You’re going to want to watch those emails as the scams keep rolling in, playing on those of us working from home.
As more of Australia goes into lockdown and the Delta variant makes waves across the country, there are more of us working from home and possibly waiting for packages.
And that may well be giving scammers an opportunity.
Delivery messages purporting to be from Australia Post are making their way into people’s inboxes, suggesting that packages are missing an address and need you to log in and arrange for a new location. Only that’s not the case, and this is yet another Australia Post scam.
This sort of thing isn’t new, but the latest sees scammers learning from the kind of education to teach you what to spot, as they appear to be paying closer attention to the emails.
If you’ve ever received an email scam before, you may know to look at the email address, because scammers can’t fake a real email. They can add their own take, but if you get an Australia Post scam, the email from a scammer can’t use an email from
auspost.com.au. That’s just not how the internet works.
However, scammers appear to have wisened up, creating an email address that gets close enough to confuse, as you can see below.
While it’s not quite the
auspost.com.au email, the clearly fake
Australian-Post@donageit.org.uk is close enough for a passing glance to think it could be legit, and that might cause you to click on this clearly fraudulent email.
Sadly, you mightn’t be alone, as the scams increase.
“It’s no surprise that cybercriminals follow where consumers are spending their money, which is why we see so many scams using trusted household names like Australia Post,” said Tim Falinski, Managing Director for Consumer at Trend Micro in the Asia Pacific region.
“Demand for postal services has gone through the roof as states across Australia face ongoing lockdowns, and recent figures from Australia Post show online shopping has grown 31.8% during the last financial year,” he told Pickr.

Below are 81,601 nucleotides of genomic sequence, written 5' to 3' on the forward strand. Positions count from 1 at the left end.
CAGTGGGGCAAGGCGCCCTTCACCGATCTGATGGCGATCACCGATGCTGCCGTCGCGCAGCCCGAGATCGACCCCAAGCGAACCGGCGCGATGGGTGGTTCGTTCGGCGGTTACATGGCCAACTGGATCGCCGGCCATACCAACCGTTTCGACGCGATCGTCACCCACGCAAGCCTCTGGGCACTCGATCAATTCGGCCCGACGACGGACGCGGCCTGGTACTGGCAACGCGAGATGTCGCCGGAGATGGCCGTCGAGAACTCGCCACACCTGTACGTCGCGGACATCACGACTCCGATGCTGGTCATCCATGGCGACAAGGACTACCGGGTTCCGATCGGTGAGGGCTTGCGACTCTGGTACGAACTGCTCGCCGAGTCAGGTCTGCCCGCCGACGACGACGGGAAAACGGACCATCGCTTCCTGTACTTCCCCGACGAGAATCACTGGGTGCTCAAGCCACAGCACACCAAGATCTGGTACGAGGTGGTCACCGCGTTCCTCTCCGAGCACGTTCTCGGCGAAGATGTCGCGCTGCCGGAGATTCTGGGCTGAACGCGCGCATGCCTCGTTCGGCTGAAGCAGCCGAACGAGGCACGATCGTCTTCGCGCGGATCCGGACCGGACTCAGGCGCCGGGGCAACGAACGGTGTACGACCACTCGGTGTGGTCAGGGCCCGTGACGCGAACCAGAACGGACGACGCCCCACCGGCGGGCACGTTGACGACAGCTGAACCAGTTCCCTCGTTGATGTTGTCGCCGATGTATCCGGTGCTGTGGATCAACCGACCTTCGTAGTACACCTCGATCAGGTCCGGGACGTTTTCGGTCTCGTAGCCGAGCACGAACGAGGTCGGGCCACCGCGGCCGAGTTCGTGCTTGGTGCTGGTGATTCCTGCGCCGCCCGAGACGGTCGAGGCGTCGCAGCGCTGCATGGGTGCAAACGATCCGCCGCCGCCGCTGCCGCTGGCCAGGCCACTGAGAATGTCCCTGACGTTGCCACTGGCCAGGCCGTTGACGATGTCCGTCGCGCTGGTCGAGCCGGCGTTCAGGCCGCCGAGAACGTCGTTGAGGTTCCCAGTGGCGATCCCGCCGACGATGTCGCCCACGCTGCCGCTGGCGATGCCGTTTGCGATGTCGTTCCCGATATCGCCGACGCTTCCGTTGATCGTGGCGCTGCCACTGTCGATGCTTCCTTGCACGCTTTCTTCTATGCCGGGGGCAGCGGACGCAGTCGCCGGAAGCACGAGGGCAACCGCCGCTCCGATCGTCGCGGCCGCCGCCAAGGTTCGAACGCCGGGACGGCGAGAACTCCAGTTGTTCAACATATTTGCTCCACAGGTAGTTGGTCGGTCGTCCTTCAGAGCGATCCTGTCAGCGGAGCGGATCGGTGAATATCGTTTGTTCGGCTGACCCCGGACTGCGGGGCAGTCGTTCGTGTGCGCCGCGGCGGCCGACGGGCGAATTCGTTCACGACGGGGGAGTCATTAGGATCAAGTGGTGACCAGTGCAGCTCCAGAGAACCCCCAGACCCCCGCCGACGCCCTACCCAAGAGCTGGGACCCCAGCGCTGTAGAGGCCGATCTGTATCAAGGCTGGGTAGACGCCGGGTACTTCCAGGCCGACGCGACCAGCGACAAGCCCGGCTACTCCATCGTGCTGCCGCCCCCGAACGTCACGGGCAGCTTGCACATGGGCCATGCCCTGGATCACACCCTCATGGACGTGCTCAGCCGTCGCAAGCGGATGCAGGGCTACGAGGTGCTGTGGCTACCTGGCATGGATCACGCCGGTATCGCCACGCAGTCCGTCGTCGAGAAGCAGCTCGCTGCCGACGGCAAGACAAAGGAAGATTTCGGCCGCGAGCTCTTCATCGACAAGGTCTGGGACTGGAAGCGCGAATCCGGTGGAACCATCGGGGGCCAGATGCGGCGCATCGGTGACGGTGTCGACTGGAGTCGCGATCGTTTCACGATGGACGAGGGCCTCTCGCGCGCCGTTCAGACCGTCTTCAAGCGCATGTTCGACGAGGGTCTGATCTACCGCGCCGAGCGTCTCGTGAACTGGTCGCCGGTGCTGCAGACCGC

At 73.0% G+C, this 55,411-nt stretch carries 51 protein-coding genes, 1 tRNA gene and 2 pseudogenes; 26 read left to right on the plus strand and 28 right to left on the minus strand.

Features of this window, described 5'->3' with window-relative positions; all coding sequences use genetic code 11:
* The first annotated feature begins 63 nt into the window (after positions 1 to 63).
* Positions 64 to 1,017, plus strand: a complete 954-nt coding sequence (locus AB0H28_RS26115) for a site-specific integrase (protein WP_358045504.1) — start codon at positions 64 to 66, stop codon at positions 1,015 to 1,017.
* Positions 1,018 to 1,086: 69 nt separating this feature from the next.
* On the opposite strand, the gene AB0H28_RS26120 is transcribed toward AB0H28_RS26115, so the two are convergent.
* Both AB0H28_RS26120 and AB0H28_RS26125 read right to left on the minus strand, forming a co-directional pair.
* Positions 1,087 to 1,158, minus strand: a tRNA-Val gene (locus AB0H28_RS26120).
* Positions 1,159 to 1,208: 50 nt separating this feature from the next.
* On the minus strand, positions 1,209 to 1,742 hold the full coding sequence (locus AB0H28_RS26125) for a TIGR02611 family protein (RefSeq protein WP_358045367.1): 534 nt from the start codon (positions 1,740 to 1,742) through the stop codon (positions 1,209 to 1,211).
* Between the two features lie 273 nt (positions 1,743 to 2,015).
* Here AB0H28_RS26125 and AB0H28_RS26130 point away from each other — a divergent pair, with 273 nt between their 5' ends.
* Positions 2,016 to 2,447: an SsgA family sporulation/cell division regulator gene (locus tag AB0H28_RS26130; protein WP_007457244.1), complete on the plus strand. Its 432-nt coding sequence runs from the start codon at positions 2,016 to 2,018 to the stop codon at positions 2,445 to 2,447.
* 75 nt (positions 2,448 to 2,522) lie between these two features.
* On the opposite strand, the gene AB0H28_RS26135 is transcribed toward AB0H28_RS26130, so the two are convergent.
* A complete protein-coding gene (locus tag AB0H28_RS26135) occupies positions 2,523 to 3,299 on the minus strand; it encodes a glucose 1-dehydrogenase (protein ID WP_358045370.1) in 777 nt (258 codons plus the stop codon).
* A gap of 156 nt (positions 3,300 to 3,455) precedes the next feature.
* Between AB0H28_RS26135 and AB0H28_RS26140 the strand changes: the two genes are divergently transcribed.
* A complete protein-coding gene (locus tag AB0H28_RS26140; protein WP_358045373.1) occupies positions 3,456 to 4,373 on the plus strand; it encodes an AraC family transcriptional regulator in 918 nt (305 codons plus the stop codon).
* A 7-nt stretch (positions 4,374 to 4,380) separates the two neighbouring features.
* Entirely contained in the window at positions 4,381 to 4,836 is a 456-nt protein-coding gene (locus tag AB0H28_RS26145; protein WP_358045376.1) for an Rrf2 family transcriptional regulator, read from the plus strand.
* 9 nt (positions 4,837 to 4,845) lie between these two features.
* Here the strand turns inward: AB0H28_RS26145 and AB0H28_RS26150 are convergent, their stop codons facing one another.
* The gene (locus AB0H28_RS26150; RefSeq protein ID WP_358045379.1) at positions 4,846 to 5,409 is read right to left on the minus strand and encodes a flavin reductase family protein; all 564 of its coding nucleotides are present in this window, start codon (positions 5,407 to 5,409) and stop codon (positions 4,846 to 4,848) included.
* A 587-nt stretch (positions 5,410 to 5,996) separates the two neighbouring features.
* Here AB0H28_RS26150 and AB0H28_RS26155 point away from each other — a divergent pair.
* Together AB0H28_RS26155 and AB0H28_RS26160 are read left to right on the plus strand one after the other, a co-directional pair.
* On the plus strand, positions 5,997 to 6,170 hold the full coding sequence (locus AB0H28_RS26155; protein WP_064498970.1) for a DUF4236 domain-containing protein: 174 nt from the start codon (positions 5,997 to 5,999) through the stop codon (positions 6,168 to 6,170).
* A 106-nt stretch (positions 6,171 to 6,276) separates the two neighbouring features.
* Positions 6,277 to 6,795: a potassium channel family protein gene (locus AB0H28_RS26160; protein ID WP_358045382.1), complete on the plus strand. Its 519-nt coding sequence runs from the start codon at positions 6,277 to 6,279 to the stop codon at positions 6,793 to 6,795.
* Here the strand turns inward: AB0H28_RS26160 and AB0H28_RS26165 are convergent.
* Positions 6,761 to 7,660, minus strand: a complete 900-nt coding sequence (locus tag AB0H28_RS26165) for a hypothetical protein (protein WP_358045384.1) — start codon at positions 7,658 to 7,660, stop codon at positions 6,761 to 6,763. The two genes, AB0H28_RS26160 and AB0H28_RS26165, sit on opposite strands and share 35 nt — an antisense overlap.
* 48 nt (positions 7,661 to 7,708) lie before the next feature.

“Unfortunately, this presents a very lucrative opportunity for cybercriminals, as they try to catch consumers who may be expecting an email or SMS from Australia Post off guard. After all, how many of us are navigating tracking information for multiple deliveries right now!”
How to spot a postal delivery scam
There are some pretty clear ways to spot an email scam, also known as a phishing scam, but one of the more obvious ones comes from the whole idea.
Locally, Australia Post doesn’t appear to send emails like this out, but if you need confirmation, whichever email address you’ve associated with the purchase can act as a tracking system at the post.
Essentially, if you login at Australia Post’s MyPost service with an account registered to the same email you order things from, you can track where they’re going.
Another way is to check the email address of what was sent to you, because while scammers can get close, they can’t recreate the real thing.
In an Australia Post email, the email address should end in
auspost.com.au domain, not in anything else.
For instance, a real Australia Post address is
firstname.lastname@example.org, an email that ends in the correct web location.
However an email starting in a way that sounds legit doesn’t see it ending that way, so just because it sounds real at the beginning doesn’t mean it is real at all.
“One of the most important things people can do to guard against these scams is to take an eagle-eye approach and check the sender’s email address for any red flags,” said Falinski.
“Consumers should look closely, however, as some cybercriminals will only have minor discrepancies. Additional things to look out for are a sense of urgency for payment and threatening language that says the shipment won’t be delivered unless there is payment made or personal information given.”
While the wording is important, always check the email address because scammers and con-artists can’t recreate the real thing, but only get close. And if it’s fake, click delete and move on with your life.